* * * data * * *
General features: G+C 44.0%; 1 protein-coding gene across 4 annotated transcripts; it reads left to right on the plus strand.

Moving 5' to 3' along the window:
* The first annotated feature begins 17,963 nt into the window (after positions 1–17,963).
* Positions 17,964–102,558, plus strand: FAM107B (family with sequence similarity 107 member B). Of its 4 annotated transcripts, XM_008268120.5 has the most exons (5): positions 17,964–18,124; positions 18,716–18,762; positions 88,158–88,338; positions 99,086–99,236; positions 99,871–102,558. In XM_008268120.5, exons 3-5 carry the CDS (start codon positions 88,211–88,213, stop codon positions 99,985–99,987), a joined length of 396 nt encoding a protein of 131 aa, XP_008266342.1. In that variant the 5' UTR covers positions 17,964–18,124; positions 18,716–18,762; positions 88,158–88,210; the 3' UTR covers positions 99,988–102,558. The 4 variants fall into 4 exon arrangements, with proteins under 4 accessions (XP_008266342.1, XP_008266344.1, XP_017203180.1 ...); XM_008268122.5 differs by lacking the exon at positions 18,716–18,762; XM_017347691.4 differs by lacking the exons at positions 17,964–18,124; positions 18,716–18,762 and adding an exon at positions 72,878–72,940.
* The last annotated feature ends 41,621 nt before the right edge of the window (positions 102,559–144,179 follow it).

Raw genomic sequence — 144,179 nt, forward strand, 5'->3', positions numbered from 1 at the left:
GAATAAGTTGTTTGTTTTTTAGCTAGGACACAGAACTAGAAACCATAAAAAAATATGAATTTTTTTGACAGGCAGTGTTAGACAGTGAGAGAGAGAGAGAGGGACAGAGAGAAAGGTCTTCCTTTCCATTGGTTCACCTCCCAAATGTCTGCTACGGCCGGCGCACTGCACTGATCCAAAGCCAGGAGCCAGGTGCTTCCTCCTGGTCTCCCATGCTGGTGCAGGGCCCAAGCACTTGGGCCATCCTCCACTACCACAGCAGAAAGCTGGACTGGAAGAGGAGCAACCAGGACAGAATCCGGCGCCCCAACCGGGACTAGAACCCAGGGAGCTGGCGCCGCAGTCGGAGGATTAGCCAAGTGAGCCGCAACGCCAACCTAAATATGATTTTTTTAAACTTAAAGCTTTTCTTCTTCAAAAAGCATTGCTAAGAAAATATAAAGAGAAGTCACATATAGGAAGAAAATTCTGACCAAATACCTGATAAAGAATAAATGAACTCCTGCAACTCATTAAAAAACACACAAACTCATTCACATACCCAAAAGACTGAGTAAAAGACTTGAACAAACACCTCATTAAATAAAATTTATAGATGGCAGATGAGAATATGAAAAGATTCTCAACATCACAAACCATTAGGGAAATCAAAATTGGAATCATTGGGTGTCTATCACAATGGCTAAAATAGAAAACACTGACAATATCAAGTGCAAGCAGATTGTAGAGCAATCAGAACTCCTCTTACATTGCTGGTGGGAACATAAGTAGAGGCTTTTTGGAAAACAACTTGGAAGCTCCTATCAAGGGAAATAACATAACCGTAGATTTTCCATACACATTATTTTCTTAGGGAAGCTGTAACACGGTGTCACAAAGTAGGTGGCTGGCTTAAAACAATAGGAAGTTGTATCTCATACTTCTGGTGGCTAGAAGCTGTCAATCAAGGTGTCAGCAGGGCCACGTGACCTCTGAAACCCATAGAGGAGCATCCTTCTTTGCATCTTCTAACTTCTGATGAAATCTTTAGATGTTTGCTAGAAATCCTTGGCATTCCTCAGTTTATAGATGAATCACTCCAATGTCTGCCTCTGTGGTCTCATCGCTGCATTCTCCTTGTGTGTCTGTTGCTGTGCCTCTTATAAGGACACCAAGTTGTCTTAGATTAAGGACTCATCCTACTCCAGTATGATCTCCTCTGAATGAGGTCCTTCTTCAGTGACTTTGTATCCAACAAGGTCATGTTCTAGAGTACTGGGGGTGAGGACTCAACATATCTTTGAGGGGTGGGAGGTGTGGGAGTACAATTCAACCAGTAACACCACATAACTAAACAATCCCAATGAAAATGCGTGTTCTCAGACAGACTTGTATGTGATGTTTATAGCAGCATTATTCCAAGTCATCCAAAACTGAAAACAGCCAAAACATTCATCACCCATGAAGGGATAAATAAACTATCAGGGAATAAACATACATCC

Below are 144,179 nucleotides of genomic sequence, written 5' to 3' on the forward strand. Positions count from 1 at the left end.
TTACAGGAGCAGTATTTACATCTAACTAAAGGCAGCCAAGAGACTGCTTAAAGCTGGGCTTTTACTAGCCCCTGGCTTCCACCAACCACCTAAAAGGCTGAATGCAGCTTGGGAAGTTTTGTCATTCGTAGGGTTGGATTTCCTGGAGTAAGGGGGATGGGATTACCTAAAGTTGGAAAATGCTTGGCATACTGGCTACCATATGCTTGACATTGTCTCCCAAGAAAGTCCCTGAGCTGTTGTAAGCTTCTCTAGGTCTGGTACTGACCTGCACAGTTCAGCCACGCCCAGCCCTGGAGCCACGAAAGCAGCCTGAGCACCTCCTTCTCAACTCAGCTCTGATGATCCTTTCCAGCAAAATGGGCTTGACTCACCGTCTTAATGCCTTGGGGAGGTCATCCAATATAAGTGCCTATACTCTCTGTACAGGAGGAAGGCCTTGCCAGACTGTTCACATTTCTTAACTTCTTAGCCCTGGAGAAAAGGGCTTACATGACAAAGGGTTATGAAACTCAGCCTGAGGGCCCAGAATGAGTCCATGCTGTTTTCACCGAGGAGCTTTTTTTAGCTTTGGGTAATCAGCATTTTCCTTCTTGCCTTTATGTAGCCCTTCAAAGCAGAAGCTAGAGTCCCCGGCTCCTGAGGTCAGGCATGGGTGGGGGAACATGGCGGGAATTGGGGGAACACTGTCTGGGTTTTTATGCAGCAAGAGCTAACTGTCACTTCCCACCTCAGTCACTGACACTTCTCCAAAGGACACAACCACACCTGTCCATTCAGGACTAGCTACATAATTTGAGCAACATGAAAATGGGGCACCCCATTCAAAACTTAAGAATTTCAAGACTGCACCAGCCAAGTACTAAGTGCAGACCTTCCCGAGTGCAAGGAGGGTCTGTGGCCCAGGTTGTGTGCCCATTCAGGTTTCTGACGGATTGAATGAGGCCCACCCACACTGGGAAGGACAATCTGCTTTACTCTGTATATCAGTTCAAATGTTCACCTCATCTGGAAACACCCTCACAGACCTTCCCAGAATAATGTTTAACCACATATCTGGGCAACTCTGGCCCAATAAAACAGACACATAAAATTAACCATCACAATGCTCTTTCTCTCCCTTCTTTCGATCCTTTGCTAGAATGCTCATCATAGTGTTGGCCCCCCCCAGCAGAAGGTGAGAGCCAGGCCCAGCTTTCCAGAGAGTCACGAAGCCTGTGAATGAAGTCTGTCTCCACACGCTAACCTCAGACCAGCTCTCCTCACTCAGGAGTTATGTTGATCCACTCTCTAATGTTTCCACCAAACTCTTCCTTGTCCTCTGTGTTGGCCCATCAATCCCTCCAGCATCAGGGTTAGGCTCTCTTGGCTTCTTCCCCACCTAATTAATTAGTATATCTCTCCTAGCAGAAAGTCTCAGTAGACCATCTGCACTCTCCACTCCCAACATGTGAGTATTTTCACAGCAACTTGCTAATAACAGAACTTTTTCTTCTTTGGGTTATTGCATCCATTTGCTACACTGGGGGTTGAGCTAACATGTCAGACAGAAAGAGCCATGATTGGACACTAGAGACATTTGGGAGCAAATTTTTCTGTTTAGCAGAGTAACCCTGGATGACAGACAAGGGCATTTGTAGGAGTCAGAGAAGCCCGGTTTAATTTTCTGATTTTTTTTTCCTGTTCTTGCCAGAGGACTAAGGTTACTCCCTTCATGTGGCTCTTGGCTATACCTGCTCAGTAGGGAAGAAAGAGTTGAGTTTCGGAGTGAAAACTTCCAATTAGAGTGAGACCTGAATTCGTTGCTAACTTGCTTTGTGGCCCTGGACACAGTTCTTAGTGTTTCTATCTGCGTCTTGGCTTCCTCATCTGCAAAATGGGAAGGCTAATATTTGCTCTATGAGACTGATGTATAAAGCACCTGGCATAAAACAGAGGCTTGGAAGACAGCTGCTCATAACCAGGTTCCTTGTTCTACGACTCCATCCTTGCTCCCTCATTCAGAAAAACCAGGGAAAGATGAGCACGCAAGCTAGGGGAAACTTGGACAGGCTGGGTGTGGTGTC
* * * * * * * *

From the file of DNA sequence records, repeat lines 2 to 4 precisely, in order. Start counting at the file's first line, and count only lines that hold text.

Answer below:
Moving 5' to 3' along the window:
* The first annotated feature begins 17,963 nt into the window (after positions 1–17,963).
* Positions 17,964–102,558, plus strand: FAM107B (family with sequence similarity 107 member B). Of its 4 annotated transcripts, XM_008268120.5 has the most exons (5): positions 17,964–18,124; positions 18,716–18,762; positions 88,158–88,338; positions 99,086–99,236; positions 99,871–102,558. In XM_008268120.5, exons 3-5 carry the CDS (start codon positions 88,211–88,213, stop codon positions 99,985–99,987), a joined length of 396 nt encoding a protein of 131 aa, XP_008266342.1. In that variant the 5' UTR covers positions 17,964–18,124; positions 18,716–18,762; positions 88,158–88,210; the 3' UTR covers positions 99,988–102,558. The 4 variants fall into 4 exon arrangements, with proteins under 4 accessions (XP_008266342.1, XP_008266344.1, XP_017203180.1 ...); XM_008268122.5 differs by lacking the exon at positions 18,716–18,762; XM_017347691.4 differs by lacking the exons at positions 17,964–18,124; positions 18,716–18,762 and adding an exon at positions 72,878–72,940.